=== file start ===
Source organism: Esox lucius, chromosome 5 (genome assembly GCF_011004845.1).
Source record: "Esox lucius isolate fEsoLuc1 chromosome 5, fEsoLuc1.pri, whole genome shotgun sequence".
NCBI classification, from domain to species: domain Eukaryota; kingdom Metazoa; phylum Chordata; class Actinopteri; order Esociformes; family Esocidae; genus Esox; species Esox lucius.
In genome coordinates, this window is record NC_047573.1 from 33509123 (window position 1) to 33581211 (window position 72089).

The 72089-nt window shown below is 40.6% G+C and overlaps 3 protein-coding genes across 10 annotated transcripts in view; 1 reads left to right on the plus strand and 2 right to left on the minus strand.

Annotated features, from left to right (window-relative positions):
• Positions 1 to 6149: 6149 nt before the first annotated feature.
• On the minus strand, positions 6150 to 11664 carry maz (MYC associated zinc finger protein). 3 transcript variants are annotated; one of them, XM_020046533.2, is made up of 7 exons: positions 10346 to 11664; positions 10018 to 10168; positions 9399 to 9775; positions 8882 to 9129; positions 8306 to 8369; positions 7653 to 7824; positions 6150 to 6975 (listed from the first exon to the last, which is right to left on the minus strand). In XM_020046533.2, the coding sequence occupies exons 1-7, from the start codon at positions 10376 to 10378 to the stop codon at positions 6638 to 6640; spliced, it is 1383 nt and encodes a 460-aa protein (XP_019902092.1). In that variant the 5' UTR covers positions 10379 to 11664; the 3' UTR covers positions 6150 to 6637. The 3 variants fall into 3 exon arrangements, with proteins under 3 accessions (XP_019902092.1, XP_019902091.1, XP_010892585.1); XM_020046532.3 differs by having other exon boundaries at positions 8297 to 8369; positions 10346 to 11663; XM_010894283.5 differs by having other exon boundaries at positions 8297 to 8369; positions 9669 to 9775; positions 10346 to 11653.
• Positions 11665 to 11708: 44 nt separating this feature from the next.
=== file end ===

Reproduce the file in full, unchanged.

Source organism: Esox lucius, chromosome 5 (genome assembly GCF_011004845.1).
Source record: "Esox lucius isolate fEsoLuc1 chromosome 5, fEsoLuc1.pri, whole genome shotgun sequence".
NCBI classification, from domain to species: domain Eukaryota; kingdom Metazoa; phylum Chordata; class Actinopteri; order Esociformes; family Esocidae; genus Esox; species Esox lucius.
In genome coordinates, this window is record NC_047573.1 from 33509123 (window position 1) to 33581211 (window position 72089).

The 72089-nt window shown below is 40.6% G+C and overlaps 3 protein-coding genes across 10 annotated transcripts in view; 1 reads left to right on the plus strand and 2 right to left on the minus strand.

Annotated features, from left to right (window-relative positions):
• Positions 1 to 6149: 6149 nt before the first annotated feature.
• On the minus strand, positions 6150 to 11664 carry maz (MYC associated zinc finger protein). 3 transcript variants are annotated; one of them, XM_020046533.2, is made up of 7 exons: positions 10346 to 11664; positions 10018 to 10168; positions 9399 to 9775; positions 8882 to 9129; positions 8306 to 8369; positions 7653 to 7824; positions 6150 to 6975 (listed from the first exon to the last, which is right to left on the minus strand). In XM_020046533.2, the coding sequence occupies exons 1-7, from the start codon at positions 10376 to 10378 to the stop codon at positions 6638 to 6640; spliced, it is 1383 nt and encodes a 460-aa protein (XP_019902092.1). In that variant the 5' UTR covers positions 10379 to 11664; the 3' UTR covers positions 6150 to 6637. The 3 variants fall into 3 exon arrangements, with proteins under 3 accessions (XP_019902092.1, XP_019902091.1, XP_010892585.1); XM_020046532.3 differs by having other exon boundaries at positions 8297 to 8369; positions 10346 to 11663; XM_010894283.5 differs by having other exon boundaries at positions 8297 to 8369; positions 9669 to 9775; positions 10346 to 11653.
• Positions 11665 to 11708: 44 nt separating this feature from the next.